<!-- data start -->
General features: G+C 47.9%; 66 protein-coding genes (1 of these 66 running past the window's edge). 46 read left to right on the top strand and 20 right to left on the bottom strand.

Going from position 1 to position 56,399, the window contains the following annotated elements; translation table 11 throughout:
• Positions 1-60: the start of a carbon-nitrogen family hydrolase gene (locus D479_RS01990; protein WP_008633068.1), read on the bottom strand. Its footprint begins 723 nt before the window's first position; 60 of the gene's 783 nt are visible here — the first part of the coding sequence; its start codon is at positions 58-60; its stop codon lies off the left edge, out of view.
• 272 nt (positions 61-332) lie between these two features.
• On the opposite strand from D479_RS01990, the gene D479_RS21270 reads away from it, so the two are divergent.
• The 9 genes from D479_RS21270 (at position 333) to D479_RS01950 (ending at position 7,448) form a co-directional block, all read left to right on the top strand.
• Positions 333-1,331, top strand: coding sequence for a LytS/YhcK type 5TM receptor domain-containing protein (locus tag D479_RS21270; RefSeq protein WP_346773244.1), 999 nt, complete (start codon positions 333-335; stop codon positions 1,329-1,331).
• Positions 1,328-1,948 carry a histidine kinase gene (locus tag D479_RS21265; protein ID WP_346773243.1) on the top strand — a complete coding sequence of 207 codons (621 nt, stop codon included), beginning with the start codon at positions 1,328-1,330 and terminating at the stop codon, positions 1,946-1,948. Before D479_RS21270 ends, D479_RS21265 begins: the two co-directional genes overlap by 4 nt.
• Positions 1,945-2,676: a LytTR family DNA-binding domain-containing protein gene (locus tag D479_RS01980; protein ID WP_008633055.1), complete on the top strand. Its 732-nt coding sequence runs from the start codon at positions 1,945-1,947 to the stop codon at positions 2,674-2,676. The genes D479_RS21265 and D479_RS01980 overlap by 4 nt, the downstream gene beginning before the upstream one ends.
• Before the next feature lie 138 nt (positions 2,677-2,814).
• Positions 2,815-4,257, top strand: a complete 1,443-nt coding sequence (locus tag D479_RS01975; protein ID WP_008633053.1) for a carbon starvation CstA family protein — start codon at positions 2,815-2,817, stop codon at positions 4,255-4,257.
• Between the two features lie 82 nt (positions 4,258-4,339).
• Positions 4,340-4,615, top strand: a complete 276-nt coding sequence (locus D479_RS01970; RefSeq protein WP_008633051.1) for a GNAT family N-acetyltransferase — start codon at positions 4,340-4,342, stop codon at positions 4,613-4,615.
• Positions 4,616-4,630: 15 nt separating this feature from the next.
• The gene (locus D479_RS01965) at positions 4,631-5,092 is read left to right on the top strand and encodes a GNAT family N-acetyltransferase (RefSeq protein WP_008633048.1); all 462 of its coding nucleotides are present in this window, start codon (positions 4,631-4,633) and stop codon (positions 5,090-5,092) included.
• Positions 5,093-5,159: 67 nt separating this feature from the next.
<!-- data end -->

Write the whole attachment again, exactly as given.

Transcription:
General features: G+C 47.9%; 66 protein-coding genes (1 of these 66 running past the window's edge). 46 read left to right on the top strand and 20 right to left on the bottom strand.

Going from position 1 to position 56,399, the window contains the following annotated elements; translation table 11 throughout:
• Positions 1-60: the start of a carbon-nitrogen family hydrolase gene (locus D479_RS01990; protein WP_008633068.1), read on the bottom strand. Its footprint begins 723 nt before the window's first position; 60 of the gene's 783 nt are visible here — the first part of the coding sequence; its start codon is at positions 58-60; its stop codon lies off the left edge, out of view.
• 272 nt (positions 61-332) lie between these two features.
• On the opposite strand from D479_RS01990, the gene D479_RS21270 reads away from it, so the two are divergent.
• The 9 genes from D479_RS21270 (at position 333) to D479_RS01950 (ending at position 7,448) form a co-directional block, all read left to right on the top strand.
• Positions 333-1,331, top strand: coding sequence for a LytS/YhcK type 5TM receptor domain-containing protein (locus tag D479_RS21270; RefSeq protein WP_346773244.1), 999 nt, complete (start codon positions 333-335; stop codon positions 1,329-1,331).
• Positions 1,328-1,948 carry a histidine kinase gene (locus tag D479_RS21265; protein ID WP_346773243.1) on the top strand — a complete coding sequence of 207 codons (621 nt, stop codon included), beginning with the start codon at positions 1,328-1,330 and terminating at the stop codon, positions 1,946-1,948. Before D479_RS21270 ends, D479_RS21265 begins: the two co-directional genes overlap by 4 nt.
• Positions 1,945-2,676: a LytTR family DNA-binding domain-containing protein gene (locus tag D479_RS01980; protein ID WP_008633055.1), complete on the top strand. Its 732-nt coding sequence runs from the start codon at positions 1,945-1,947 to the stop codon at positions 2,674-2,676. The genes D479_RS21265 and D479_RS01980 overlap by 4 nt, the downstream gene beginning before the upstream one ends.
• Before the next feature lie 138 nt (positions 2,677-2,814).
• Positions 2,815-4,257, top strand: a complete 1,443-nt coding sequence (locus tag D479_RS01975; protein ID WP_008633053.1) for a carbon starvation CstA family protein — start codon at positions 2,815-2,817, stop codon at positions 4,255-4,257.
• Between the two features lie 82 nt (positions 4,258-4,339).
• Positions 4,340-4,615, top strand: a complete 276-nt coding sequence (locus D479_RS01970; RefSeq protein WP_008633051.1) for a GNAT family N-acetyltransferase — start codon at positions 4,340-4,342, stop codon at positions 4,613-4,615.
• Positions 4,616-4,630: 15 nt separating this feature from the next.
• The gene (locus D479_RS01965) at positions 4,631-5,092 is read left to right on the top strand and encodes a GNAT family N-acetyltransferase (RefSeq protein WP_008633048.1); all 462 of its coding nucleotides are present in this window, start codon (positions 4,631-4,633) and stop codon (positions 5,090-5,092) included.
• Positions 5,093-5,159: 67 nt separating this feature from the next.